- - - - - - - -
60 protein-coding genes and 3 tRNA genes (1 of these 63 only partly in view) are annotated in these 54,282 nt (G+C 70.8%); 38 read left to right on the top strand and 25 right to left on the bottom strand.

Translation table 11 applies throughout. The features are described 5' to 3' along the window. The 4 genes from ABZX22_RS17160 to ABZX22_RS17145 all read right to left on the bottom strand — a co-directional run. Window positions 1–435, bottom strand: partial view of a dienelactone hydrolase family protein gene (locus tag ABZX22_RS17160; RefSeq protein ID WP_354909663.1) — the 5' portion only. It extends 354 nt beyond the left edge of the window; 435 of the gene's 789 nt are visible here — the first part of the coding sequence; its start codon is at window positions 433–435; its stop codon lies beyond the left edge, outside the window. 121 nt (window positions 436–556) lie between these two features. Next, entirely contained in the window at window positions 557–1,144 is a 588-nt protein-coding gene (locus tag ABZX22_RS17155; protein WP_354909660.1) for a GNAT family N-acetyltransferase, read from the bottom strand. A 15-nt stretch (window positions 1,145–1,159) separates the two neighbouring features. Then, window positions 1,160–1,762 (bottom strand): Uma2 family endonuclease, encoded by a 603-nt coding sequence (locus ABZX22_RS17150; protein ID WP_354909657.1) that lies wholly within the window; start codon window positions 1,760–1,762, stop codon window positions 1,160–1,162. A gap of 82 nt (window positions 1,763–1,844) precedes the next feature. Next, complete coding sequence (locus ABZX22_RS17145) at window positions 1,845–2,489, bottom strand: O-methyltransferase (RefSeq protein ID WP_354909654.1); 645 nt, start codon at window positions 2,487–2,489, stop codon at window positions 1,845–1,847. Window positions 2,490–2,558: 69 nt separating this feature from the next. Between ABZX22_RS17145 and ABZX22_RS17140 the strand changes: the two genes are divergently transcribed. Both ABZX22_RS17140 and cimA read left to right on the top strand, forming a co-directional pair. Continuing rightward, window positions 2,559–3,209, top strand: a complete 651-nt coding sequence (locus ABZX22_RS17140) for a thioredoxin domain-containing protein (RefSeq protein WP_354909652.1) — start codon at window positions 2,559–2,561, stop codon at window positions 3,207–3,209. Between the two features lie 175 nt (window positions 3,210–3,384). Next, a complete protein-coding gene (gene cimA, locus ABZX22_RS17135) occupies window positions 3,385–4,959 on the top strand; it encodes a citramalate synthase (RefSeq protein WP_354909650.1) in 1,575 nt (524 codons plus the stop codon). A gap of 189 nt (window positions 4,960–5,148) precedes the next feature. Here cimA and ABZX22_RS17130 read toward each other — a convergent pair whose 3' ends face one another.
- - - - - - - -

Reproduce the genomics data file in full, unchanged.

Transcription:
60 protein-coding genes and 3 tRNA genes (1 of these 63 only partly in view) are annotated in these 54,282 nt (G+C 70.8%); 38 read left to right on the top strand and 25 right to left on the bottom strand.

Translation table 11 applies throughout. The features are described 5' to 3' along the window. The 4 genes from ABZX22_RS17160 to ABZX22_RS17145 all read right to left on the bottom strand — a co-directional run. Window positions 1–435, bottom strand: partial view of a dienelactone hydrolase family protein gene (locus tag ABZX22_RS17160; RefSeq protein ID WP_354909663.1) — the 5' portion only. It extends 354 nt beyond the left edge of the window; 435 of the gene's 789 nt are visible here — the first part of the coding sequence; its start codon is at window positions 433–435; its stop codon lies beyond the left edge, outside the window. 121 nt (window positions 436–556) lie between these two features. Next, entirely contained in the window at window positions 557–1,144 is a 588-nt protein-coding gene (locus tag ABZX22_RS17155; protein WP_354909660.1) for a GNAT family N-acetyltransferase, read from the bottom strand. A 15-nt stretch (window positions 1,145–1,159) separates the two neighbouring features. Then, window positions 1,160–1,762 (bottom strand): Uma2 family endonuclease, encoded by a 603-nt coding sequence (locus ABZX22_RS17150; protein ID WP_354909657.1) that lies wholly within the window; start codon window positions 1,760–1,762, stop codon window positions 1,160–1,162. A gap of 82 nt (window positions 1,763–1,844) precedes the next feature. Next, complete coding sequence (locus ABZX22_RS17145) at window positions 1,845–2,489, bottom strand: O-methyltransferase (RefSeq protein ID WP_354909654.1); 645 nt, start codon at window positions 2,487–2,489, stop codon at window positions 1,845–1,847. Window positions 2,490–2,558: 69 nt separating this feature from the next. Between ABZX22_RS17145 and ABZX22_RS17140 the strand changes: the two genes are divergently transcribed. Both ABZX22_RS17140 and cimA read left to right on the top strand, forming a co-directional pair. Continuing rightward, window positions 2,559–3,209, top strand: a complete 651-nt coding sequence (locus ABZX22_RS17140) for a thioredoxin domain-containing protein (RefSeq protein WP_354909652.1) — start codon at window positions 2,559–2,561, stop codon at window positions 3,207–3,209. Between the two features lie 175 nt (window positions 3,210–3,384). Next, a complete protein-coding gene (gene cimA, locus ABZX22_RS17135) occupies window positions 3,385–4,959 on the top strand; it encodes a citramalate synthase (RefSeq protein WP_354909650.1) in 1,575 nt (524 codons plus the stop codon). A gap of 189 nt (window positions 4,960–5,148) precedes the next feature. Here cimA and ABZX22_RS17130 read toward each other — a convergent pair whose 3' ends face one another.